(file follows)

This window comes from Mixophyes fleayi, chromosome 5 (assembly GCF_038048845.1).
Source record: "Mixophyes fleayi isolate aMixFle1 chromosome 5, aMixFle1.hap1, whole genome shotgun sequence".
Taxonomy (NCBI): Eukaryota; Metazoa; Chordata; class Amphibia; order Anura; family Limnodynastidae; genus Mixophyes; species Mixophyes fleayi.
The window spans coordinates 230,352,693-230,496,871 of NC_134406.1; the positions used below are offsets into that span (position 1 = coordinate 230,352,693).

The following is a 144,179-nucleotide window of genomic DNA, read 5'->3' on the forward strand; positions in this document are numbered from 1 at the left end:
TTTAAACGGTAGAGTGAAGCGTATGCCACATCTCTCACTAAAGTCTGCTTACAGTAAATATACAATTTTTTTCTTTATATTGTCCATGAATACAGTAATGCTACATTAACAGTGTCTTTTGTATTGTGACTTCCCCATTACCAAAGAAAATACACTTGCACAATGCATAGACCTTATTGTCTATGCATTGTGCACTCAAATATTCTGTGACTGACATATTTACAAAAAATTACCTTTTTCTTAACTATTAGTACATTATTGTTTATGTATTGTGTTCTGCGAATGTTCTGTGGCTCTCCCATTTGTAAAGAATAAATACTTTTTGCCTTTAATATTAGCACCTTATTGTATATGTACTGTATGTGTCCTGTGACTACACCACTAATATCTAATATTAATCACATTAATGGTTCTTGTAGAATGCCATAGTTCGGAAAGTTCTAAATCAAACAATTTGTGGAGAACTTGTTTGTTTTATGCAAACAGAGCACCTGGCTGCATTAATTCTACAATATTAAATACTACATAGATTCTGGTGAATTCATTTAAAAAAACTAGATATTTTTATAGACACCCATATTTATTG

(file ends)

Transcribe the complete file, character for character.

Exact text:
This window comes from Mixophyes fleayi, chromosome 5 (assembly GCF_038048845.1).
Source record: "Mixophyes fleayi isolate aMixFle1 chromosome 5, aMixFle1.hap1, whole genome shotgun sequence".
Taxonomy (NCBI): Eukaryota; Metazoa; Chordata; class Amphibia; order Anura; family Limnodynastidae; genus Mixophyes; species Mixophyes fleayi.
The window spans coordinates 230,352,693-230,496,871 of NC_134406.1; the positions used below are offsets into that span (position 1 = coordinate 230,352,693).

The following is a 144,179-nucleotide window of genomic DNA, read 5'->3' on the forward strand; positions in this document are numbered from 1 at the left end:
TTTAAACGGTAGAGTGAAGCGTATGCCACATCTCTCACTAAAGTCTGCTTACAGTAAATATACAATTTTTTTCTTTATATTGTCCATGAATACAGTAATGCTACATTAACAGTGTCTTTTGTATTGTGACTTCCCCATTACCAAAGAAAATACACTTGCACAATGCATAGACCTTATTGTCTATGCATTGTGCACTCAAATATTCTGTGACTGACATATTTACAAAAAATTACCTTTTTCTTAACTATTAGTACATTATTGTTTATGTATTGTGTTCTGCGAATGTTCTGTGGCTCTCCCATTTGTAAAGAATAAATACTTTTTGCCTTTAATATTAGCACCTTATTGTATATGTACTGTATGTGTCCTGTGACTACACCACTAATATCTAATATTAATCACATTAATGGTTCTTGTAGAATGCCATAGTTCGGAAAGTTCTAAATCAAACAATTTGTGGAGAACTTGTTTGTTTTATGCAAACAGAGCACCTGGCTGCATTAATTCTACAATATTAAATACTACATAGATTCTGGTGAATTCATTTAAAAAAACTAGATATTTTTATAGACACCCATATTTATTG